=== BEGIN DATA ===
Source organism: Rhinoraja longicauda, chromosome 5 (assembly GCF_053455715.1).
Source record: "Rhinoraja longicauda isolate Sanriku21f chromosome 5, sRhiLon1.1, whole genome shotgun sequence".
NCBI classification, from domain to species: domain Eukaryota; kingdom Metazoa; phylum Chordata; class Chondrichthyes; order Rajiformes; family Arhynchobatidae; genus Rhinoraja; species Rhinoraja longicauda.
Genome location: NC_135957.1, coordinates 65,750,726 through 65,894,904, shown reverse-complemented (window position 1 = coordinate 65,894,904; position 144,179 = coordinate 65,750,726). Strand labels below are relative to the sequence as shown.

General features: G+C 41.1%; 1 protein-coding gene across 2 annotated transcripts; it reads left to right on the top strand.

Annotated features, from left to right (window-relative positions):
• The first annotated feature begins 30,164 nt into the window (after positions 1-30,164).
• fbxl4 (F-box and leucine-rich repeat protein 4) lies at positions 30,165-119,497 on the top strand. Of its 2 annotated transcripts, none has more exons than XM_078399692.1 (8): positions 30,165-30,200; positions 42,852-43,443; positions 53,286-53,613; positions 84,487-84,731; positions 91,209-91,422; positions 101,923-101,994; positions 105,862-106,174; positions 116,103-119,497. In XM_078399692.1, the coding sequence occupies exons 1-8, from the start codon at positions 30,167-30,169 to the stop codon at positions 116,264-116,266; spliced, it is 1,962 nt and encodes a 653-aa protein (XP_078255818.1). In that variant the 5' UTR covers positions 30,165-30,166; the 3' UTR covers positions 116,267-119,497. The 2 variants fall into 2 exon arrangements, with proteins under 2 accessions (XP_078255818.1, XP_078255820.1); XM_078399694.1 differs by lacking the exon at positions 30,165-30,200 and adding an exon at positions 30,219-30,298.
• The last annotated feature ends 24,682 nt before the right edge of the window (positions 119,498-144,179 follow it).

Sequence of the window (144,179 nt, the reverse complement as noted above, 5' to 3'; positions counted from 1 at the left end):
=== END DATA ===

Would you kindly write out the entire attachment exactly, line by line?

Source organism: Rhinoraja longicauda, chromosome 5 (assembly GCF_053455715.1).
Source record: "Rhinoraja longicauda isolate Sanriku21f chromosome 5, sRhiLon1.1, whole genome shotgun sequence".
NCBI classification, from domain to species: domain Eukaryota; kingdom Metazoa; phylum Chordata; class Chondrichthyes; order Rajiformes; family Arhynchobatidae; genus Rhinoraja; species Rhinoraja longicauda.
Genome location: NC_135957.1, coordinates 65,750,726 through 65,894,904, shown reverse-complemented (window position 1 = coordinate 65,894,904; position 144,179 = coordinate 65,750,726). Strand labels below are relative to the sequence as shown.

General features: G+C 41.1%; 1 protein-coding gene across 2 annotated transcripts; it reads left to right on the top strand.

Annotated features, from left to right (window-relative positions):
• The first annotated feature begins 30,164 nt into the window (after positions 1-30,164).
• fbxl4 (F-box and leucine-rich repeat protein 4) lies at positions 30,165-119,497 on the top strand. Of its 2 annotated transcripts, none has more exons than XM_078399692.1 (8): positions 30,165-30,200; positions 42,852-43,443; positions 53,286-53,613; positions 84,487-84,731; positions 91,209-91,422; positions 101,923-101,994; positions 105,862-106,174; positions 116,103-119,497. In XM_078399692.1, the coding sequence occupies exons 1-8, from the start codon at positions 30,167-30,169 to the stop codon at positions 116,264-116,266; spliced, it is 1,962 nt and encodes a 653-aa protein (XP_078255818.1). In that variant the 5' UTR covers positions 30,165-30,166; the 3' UTR covers positions 116,267-119,497. The 2 variants fall into 2 exon arrangements, with proteins under 2 accessions (XP_078255818.1, XP_078255820.1); XM_078399694.1 differs by lacking the exon at positions 30,165-30,200 and adding an exon at positions 30,219-30,298.
• The last annotated feature ends 24,682 nt before the right edge of the window (positions 119,498-144,179 follow it).

Sequence of the window (144,179 nt, the reverse complement as noted above, 5' to 3'; positions counted from 1 at the left end):